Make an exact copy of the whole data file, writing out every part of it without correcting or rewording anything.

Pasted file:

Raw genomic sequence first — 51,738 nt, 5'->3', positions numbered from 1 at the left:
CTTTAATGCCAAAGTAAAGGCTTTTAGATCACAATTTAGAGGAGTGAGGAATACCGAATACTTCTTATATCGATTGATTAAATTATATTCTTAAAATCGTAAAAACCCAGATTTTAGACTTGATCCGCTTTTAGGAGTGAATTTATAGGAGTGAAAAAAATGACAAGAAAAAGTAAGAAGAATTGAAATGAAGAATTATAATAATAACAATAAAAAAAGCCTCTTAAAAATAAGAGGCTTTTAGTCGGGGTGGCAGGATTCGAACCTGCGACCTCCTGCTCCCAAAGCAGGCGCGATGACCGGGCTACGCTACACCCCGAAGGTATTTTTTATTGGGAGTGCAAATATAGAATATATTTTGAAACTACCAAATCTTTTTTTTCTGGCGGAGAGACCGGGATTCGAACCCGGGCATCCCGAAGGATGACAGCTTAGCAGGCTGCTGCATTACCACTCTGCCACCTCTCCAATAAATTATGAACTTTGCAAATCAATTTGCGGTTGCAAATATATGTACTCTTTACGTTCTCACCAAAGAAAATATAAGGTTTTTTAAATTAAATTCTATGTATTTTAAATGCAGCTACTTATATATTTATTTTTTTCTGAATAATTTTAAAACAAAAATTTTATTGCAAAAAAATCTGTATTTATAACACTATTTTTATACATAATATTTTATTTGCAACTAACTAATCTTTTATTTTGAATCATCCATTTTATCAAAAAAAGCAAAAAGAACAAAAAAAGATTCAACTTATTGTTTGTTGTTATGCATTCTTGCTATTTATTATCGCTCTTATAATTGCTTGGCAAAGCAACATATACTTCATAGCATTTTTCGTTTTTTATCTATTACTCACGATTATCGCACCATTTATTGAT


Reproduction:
Raw genomic sequence first — 51,738 nt, 5'->3', positions numbered from 1 at the left:
CTTTAATGCCAAAGTAAAGGCTTTTAGATCACAATTTAGAGGAGTGAGGAATACCGAATACTTCTTATATCGATTGATTAAATTATATTCTTAAAATCGTAAAAACCCAGATTTTAGACTTGATCCGCTTTTAGGAGTGAATTTATAGGAGTGAAAAAAATGACAAGAAAAAGTAAGAAGAATTGAAATGAAGAATTATAATAATAACAATAAAAAAAGCCTCTTAAAAATAAGAGGCTTTTAGTCGGGGTGGCAGGATTCGAACCTGCGACCTCCTGCTCCCAAAGCAGGCGCGATGACCGGGCTACGCTACACCCCGAAGGTATTTTTTATTGGGAGTGCAAATATAGAATATATTTTGAAACTACCAAATCTTTTTTTTCTGGCGGAGAGACCGGGATTCGAACCCGGGCATCCCGAAGGATGACAGCTTAGCAGGCTGCTGCATTACCACTCTGCCACCTCTCCAATAAATTATGAACTTTGCAAATCAATTTGCGGTTGCAAATATATGTACTCTTTACGTTCTCACCAAAGAAAATATAAGGTTTTTTAAATTAAATTCTATGTATTTTAAATGCAGCTACTTATATATTTATTTTTTTCTGAATAATTTTAAAACAAAAATTTTATTGCAAAAAAATCTGTATTTATAACACTATTTTTATACATAATATTTTATTTGCAACTAACTAATCTTTTATTTTGAATCATCCATTTTATCAAAAAAAGCAAAAAGAACAAAAAAAGATTCAACTTATTGTTTGTTGTTATGCATTCTTGCTATTTATTATCGCTCTTATAATTGCTTGGCAAAGCAACATATACTTCATAGCATTTTTCGTTTTTTATCTATTACTCACGATTATCGCACCATTTATTGAT